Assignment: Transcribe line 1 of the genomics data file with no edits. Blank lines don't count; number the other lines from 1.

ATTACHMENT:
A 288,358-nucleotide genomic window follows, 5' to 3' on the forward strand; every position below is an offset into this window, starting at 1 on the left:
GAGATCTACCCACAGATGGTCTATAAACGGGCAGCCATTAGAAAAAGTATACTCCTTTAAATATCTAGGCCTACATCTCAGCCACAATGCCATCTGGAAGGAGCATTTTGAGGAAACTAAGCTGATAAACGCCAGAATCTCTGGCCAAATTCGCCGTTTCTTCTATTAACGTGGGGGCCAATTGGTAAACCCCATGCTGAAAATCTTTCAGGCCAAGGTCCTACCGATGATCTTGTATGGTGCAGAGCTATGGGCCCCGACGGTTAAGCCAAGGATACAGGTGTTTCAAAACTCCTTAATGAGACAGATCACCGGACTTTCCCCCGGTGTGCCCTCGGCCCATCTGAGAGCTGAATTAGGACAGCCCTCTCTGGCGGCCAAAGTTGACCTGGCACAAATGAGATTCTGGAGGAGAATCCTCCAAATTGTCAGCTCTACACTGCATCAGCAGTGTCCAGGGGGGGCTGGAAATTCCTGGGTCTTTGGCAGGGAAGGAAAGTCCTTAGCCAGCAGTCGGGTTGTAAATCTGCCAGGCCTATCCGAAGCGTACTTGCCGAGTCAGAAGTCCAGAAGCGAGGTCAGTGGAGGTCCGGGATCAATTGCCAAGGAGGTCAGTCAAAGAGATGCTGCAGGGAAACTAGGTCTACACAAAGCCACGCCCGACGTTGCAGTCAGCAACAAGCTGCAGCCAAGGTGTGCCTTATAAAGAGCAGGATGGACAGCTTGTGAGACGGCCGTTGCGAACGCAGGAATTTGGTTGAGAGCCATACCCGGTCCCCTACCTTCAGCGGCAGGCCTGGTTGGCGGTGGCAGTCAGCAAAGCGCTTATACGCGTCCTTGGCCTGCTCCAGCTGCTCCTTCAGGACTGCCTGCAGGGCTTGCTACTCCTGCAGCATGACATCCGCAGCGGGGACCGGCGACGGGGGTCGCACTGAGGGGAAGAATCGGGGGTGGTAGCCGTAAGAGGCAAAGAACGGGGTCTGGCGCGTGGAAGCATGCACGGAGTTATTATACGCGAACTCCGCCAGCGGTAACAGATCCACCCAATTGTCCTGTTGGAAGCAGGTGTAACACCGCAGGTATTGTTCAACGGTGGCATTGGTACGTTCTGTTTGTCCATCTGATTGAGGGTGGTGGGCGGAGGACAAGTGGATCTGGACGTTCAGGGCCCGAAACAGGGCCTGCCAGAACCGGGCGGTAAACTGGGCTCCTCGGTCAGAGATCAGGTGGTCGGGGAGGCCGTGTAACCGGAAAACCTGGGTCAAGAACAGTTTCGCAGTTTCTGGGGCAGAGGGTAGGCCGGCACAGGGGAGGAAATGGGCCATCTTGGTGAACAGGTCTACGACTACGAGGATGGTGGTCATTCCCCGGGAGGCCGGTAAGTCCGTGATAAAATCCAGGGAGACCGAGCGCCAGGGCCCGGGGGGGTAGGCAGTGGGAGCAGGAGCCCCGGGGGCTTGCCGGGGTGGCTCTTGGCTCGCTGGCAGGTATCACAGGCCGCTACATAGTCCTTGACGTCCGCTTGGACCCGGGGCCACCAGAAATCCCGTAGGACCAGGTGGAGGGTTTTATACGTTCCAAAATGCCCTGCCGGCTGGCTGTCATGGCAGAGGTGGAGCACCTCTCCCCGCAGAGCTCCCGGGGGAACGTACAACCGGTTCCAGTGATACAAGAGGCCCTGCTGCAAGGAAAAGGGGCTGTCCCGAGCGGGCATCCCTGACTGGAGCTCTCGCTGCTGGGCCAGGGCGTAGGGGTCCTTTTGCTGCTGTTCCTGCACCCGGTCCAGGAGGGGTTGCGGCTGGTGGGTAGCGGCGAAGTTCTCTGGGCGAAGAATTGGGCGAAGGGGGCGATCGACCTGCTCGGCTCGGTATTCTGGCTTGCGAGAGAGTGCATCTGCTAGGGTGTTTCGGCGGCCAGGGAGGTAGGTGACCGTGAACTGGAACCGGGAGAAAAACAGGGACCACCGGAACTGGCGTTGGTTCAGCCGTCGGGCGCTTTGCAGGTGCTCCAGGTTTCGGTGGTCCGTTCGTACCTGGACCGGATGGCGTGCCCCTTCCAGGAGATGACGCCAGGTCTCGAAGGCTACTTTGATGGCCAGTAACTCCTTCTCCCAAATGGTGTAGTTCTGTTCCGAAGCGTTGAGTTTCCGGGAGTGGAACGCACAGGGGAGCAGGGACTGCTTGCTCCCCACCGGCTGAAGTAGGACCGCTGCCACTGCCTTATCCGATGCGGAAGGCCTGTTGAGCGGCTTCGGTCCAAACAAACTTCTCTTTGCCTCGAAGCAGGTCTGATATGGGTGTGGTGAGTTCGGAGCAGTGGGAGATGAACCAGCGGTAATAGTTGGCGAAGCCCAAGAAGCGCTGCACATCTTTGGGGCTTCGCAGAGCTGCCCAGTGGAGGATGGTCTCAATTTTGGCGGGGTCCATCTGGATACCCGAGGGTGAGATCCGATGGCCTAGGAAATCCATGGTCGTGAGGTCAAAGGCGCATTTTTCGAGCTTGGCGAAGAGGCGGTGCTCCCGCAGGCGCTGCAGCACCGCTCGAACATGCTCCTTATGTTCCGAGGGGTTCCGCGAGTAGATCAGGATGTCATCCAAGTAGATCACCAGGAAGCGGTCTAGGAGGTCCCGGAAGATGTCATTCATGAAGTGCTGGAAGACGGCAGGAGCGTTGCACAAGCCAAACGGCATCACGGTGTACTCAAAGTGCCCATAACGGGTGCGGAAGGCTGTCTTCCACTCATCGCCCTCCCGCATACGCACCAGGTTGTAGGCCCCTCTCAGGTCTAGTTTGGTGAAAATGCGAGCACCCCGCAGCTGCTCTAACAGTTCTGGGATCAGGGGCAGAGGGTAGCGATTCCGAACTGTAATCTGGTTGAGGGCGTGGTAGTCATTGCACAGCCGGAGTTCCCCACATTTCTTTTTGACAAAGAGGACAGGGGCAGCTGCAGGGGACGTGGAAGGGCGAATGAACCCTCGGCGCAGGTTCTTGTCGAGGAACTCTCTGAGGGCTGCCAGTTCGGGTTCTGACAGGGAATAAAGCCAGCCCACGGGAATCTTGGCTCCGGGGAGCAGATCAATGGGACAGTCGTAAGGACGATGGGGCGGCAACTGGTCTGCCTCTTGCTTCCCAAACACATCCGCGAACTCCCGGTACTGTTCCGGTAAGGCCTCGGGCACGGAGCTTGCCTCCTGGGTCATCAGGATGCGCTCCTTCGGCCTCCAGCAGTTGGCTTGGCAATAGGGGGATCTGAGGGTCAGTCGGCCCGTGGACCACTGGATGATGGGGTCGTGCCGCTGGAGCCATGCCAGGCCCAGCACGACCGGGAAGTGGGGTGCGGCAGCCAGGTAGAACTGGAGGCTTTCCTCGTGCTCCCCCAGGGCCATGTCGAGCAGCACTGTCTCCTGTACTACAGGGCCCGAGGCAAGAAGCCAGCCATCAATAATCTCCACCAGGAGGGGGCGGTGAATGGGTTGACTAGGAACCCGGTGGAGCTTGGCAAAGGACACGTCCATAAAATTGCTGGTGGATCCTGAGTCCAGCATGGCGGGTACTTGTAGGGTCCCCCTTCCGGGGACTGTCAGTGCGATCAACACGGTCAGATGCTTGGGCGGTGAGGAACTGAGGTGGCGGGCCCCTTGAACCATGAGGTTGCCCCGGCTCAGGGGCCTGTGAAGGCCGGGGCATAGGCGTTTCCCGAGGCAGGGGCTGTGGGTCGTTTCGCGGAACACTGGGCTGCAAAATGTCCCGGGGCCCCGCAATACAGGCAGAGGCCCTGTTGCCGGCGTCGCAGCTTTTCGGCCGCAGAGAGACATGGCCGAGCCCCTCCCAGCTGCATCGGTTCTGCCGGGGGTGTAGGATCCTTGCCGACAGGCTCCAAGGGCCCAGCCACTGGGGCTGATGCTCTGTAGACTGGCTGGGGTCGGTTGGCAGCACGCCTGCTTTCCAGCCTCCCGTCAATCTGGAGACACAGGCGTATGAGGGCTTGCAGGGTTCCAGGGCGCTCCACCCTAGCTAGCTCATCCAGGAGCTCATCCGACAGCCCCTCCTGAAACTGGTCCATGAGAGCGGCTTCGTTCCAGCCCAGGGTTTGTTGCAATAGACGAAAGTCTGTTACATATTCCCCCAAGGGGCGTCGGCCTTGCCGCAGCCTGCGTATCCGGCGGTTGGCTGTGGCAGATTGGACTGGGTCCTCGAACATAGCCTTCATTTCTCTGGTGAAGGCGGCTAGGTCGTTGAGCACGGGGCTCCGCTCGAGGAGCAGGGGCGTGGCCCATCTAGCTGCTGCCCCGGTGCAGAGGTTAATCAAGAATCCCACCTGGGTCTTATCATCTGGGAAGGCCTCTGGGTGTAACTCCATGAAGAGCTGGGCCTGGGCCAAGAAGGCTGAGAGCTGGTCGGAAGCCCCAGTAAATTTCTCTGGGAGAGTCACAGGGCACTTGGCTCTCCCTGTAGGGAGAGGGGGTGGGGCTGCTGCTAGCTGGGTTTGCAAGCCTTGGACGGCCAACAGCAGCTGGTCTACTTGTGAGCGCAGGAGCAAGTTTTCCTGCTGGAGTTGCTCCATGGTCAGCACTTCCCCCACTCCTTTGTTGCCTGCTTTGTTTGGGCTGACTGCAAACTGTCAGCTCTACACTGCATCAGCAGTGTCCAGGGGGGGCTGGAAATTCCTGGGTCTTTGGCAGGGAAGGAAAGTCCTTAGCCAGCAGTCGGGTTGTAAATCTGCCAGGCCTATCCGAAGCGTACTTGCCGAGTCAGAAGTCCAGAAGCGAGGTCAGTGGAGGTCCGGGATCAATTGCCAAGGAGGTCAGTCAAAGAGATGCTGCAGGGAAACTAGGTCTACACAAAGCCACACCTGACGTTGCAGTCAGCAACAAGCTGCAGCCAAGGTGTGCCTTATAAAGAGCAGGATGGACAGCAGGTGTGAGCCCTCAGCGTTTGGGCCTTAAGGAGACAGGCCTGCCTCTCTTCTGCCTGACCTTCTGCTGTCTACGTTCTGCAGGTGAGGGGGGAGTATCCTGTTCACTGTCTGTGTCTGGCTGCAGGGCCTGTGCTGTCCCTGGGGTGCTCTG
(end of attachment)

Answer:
A 288,358-nucleotide genomic window follows, 5' to 3' on the forward strand; every position below is an offset into this window, starting at 1 on the left: